And Jesus will travel any road to find you. Yes he will. As he had to go through Samaria, he will do what he has to do in order to offer you what you’ve thirsted for your entire life. He’s chasing you because he loves you.
5 Eventually he came to the Samaritan village of Sychar, near the field that Jacob gave to his son Joseph. 6 Jacob’s well was there; and Jesus, tired from the long walk, sat wearily beside the well about noontime. 7 Soon a Samaritan woman came to draw water, and Jesus said to her, “Please give me a drink.” 8 He was alone at the time because his disciples had gone into the village to buy some food.
9 The woman was surprised, for Jews refuse to have anything to do with Samaritans. She said to Jesus, “You are a Jew, and I am a Samaritan woman. Why are you asking me for a drink?”
Here’s my next (2) observation. This conversation that Jesus is having should have never taken place. First – he is a man, alone, speaking to a woman he does not know. Second, he’s Jewish and she’s a Samaritans, and they hated each other. He is a rabbi and she is a notorious sinner. Even the woman is shocked. “You know you shouldn’t be talking to me, right?”
I can’t help but think that she might have said something like, Mister, you don’t want to be talking me. Alone, by a well. Because while you are talking to me – there will be a whole village up there talking about you. See I’ve got what some might call a checkered past, and well let’s just say that Mister, if you only knew who you were talking to, you’d never ask me for a drink.
So why does Jesus do it? Because Baby, there ain’t no mountain high enough. There ain’t no valley, low enough. There ain’t no river wide enough, to keep Him from getting to you babe.
So he sends his disciple away on an errand in order to ensure that he would be able to meet with this woman alone, putting his reputation on the line in order to ensure he could speak with her without the risk embarrassing her.
If the other disciples were there they would have at the very least made it very uncomfortable for this woman to speak freely about her life, as the topic at hand was a sensitive topic. And he knows she will not talk about it if there’s a bunch of guys all within earshot. Right? Jesus isn’t out to embarrass or. So he kindly and thoughtfully places his own reputation at risk in order to get a chance to speak with her. Alone.
And he will kick through any barrier to get you the chance to hear the good news, that there is a God, who not only loves you but likes you, and wants you to think highly enough of his goodness and greatness to trust him with your life. Through faith in Jesus, you will begin a life so new that it’s like being born again.
Ever think about what it took to get you to hear the good news of Jesus? What mountain did he climb to break through to get to you? Maybe you feel like God is on the other side of some vast mountain range and you feel like you don’t know how to navigate through the pass to find him- Good news – he has done the work to come to you. And he’s here right now – as close to you as the air you are breathing.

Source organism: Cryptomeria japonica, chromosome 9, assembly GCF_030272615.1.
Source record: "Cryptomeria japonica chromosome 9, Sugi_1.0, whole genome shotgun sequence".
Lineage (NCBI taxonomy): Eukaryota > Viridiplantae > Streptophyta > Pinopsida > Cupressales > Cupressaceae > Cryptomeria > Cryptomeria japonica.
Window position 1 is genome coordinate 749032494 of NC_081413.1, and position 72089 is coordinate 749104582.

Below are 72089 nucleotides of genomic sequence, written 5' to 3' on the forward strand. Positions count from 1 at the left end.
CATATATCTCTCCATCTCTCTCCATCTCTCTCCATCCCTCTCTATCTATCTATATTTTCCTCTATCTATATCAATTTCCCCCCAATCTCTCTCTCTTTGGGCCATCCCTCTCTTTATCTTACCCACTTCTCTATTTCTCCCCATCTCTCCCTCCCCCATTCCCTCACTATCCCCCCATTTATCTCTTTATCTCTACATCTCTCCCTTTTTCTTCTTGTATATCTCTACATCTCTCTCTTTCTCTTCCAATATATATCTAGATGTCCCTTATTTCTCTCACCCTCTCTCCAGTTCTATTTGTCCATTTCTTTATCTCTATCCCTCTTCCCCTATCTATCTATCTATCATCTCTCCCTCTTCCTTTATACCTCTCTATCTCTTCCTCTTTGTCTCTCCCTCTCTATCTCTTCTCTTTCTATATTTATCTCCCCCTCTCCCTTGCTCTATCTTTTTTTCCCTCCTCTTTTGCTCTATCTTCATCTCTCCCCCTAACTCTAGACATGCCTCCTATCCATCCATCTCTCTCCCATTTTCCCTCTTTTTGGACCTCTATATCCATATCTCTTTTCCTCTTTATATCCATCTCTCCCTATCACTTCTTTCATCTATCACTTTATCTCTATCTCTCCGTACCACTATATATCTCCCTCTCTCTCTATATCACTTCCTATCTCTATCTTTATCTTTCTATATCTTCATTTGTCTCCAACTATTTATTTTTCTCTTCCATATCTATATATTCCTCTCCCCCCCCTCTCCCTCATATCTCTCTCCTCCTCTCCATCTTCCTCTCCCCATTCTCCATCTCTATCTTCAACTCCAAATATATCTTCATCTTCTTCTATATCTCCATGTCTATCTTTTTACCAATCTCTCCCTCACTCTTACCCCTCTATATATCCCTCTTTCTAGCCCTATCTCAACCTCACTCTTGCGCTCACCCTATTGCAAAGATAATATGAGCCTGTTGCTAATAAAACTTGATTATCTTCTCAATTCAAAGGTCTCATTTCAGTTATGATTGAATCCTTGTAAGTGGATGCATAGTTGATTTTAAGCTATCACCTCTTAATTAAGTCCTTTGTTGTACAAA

There ain’t no mountain high enough baby. He is here because he seeks and saves the lost. It is no coincidence you are here today.
Why are you asking me for a drink?”
10 Jesus replied, “If you only knew the gift God has for you and who you are speaking to, you would ask me, and I would give you living water.”
Now there’s going to follow this statement a little bit of back and forth between Jesus and the woman – she thinks he is talking about actual water – when it becomes pretty clear that he is not talking about quenching that which your physical body thirsts for – he is talking about quenching that which your soul thirsts after.
You know, I’m sure, that your soul can be thirsty. It doesn’t always know where to turn to find the only thing that can satisfy that thirst. And so the soul will chase after many a thing that it believes will finally satisfy it. Some thirst for money, or power, or reputation, or relationships.
Our soul thirsts. But there is only one well from which we can draw that will never run dry. Never leave us thirsty for more. And that is God himself.
13 Jesus replied, “Anyone who drinks this water will soon become thirsty again.14 But those who drink the water I give will never be thirsty again. It becomes a fresh, bubbling spring within them, giving them eternal life.”
15 “Please, sir,” the woman said, “give me this water! Then I’ll never be thirsty again, and I won’t have to come here to get water.”
Now I don’t know why she responded this way – maybe she thought, what do I have to lose? Maybe this guy i some kind of magician, or I don’t know – but hey, if I don’t have to come to the well everyday in the heat of the afternoon – I’m open. And what follows seems like it’s a radical change in the topic. But it’s really not.